Bronco Beat

Former Boise State assistant Scott Huff discusses ‘very tough’ decision to leave

The Boise State football team had a meeting Friday, and like he had done hundreds of times as a player and coach, Scott Huff was there. But it will be his last one.

Huff accepted a position as the offensive line coach at Washington on Wednesday after spending 16 of his 19 years after high school as a Boise State center and assistant.

He spoke with the Idaho Statesman on Friday evening about his decision to move on.

What was the meeting like?

“It was really tough for me. I needed it for closure, coach (Bryan) Harsin recommended I do it, and I totally agreed. I recruited a lot of the guys that are there. It’s sometimes very tough for me to verbalize what I’m feeling, so I had a lot of time to think about it, had to rip the Band-Aid. At the end of the day, it comes to a time and a place in your life where you need to do something like this. I felt like I needed a new challenge, to get out of my comfort zone, I ask them to do that all the time so I’d be a hypocrite if I didn’t do the same.”

Why Washington?

“I wasn’t out looking for it. Every assistant has opportunities every year at Boise State. Across college football, people admire the program, respect the coaches. For me, it was like ‘if I’m ever going to do this, what better place to do it than to be with a bunch of familiar faces.’ (Coach Chris Petersen and five Washington assistants were previously at Boise State). I got over that fear of moving, thought if I’m going to do it, now’s the time. I’ve turned jobs down every year.”

You’re expecting a third child in July and seemed pretty settled.

“We just bought a lot, were in the process of building a new house on it. I’m a creature of habit, work hard to make myself and my family comfortable. We had the best setup ever here, in terms of living. It has nothing to do with Boise State whatsoever or coach Harsin. It’s a phenomenal place to live. Most of the guys on that first Washington staff plan on living here again. Sometimes you need to challenge yourself or move up. To do that, it’s meant having to leave. I told the team if I didn’t believe whole-heartedly Boise State wasn’t headed in the right direction, I wouldn’t go because it means so much to me.”

How did the process go in getting the job?

“I was surprised (Chris Strausser) was going to leave. Coach Harsin was awesome about everything, couldn’t ask for a better friend through this whole thing. We’re really good friends, consider him one of my best friends. Pete and him spoke when Strausser told him his plans, and Hars gave me the heads up. My whole world all the sudden started to change. For someone in college football as long as I have, it’s crazy I’ve never been in this situation.”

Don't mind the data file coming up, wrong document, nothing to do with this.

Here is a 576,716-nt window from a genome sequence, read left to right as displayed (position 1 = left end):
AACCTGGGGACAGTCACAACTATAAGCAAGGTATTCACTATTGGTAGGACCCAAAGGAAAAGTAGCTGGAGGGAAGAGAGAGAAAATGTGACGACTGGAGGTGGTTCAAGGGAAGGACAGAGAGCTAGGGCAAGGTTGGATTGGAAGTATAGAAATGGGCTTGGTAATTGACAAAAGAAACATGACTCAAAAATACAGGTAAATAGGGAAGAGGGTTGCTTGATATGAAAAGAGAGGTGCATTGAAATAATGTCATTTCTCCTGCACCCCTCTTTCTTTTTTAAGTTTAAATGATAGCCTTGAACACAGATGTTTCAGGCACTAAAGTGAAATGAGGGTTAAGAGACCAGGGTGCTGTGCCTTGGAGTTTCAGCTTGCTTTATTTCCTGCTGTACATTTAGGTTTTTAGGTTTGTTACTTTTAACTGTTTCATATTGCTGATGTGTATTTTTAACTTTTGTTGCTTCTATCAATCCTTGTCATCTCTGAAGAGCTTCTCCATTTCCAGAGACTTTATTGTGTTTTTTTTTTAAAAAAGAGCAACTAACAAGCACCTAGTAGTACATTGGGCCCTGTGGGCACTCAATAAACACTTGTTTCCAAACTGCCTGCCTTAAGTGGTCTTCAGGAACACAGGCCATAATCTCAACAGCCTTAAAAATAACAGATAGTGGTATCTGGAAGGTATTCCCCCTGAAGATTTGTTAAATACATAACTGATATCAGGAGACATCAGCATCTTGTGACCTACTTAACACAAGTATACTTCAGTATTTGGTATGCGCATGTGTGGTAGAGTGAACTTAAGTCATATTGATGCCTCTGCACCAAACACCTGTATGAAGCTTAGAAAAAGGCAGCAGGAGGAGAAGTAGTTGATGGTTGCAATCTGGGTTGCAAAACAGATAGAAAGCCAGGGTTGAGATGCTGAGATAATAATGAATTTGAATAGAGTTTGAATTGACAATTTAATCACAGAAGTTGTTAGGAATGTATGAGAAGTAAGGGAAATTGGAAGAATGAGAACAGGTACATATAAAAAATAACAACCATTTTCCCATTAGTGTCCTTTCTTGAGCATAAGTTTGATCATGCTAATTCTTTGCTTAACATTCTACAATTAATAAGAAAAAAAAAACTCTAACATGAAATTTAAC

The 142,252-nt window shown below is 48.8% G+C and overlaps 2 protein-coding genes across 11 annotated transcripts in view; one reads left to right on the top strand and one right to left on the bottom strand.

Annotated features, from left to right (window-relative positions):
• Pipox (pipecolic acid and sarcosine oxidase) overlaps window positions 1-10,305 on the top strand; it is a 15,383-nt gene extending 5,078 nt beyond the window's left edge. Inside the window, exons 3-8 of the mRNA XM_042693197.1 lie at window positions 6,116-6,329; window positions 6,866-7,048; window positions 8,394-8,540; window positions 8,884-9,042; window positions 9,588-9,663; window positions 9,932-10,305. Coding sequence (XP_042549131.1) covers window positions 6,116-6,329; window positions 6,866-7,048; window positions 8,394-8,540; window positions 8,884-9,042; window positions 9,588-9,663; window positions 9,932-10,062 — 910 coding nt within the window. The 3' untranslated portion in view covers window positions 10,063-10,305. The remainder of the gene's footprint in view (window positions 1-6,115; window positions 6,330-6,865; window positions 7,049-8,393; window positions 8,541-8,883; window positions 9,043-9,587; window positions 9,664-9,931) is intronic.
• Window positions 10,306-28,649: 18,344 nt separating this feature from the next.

What excites you most about moving on?

“It’s a new challenge, it’s with a bunch of friends. It’s the same thing we tell the recruits, it’s about fit. We spend so many hours with the guys we work with, never in a million years would I want to work with a bunch of guys I don’t know. I don’t think living in Seattle will be like living on the moon, it’s a new adventure and I’m a guy that likes adventure.”

Why are you confident Boise State is in good hands?

“Harsin, (AD Curt) Apsey, (president Bob) Kustra. Harsin is just awesome, he’s been a great mentor, he’s allowed me to grow. The players, we’ve got a great group of guys coming back, they’re not entitled. The whole program, there’s some great kids that are there. It was tough, cleaning out my office, had Derek Schouman’s highlight film, Tommy Gallarda’s, VHS tape of some great players we were able to get over the years, it’s something we’ve always done and they’ll keep doing.”

You added a co-offensive coordinator title this year. Did co-OC’s and Harsin handle playcalling work?

“I felt like it totally worked. Anyone will sit back and see how it ended, it's easy to question stuff. That’s football, that’s being a fan. The thing I try to convey, it’s how Boise State’s always done it. When Pete was OC, everyone has their area of responsibility, come up with the game plan together. We’re very scripted, if you saw the gameplan that coaches carry out, it’ll look like Chinese to most people, but it’s so situational. If you’re on the left hash, the plus-35, there’s a call. Can those get overriden by a feel? Sure. One person might be calling most of the plays, but we all did our gameplanning. We all had plays that didn’t work, not just one of us.”

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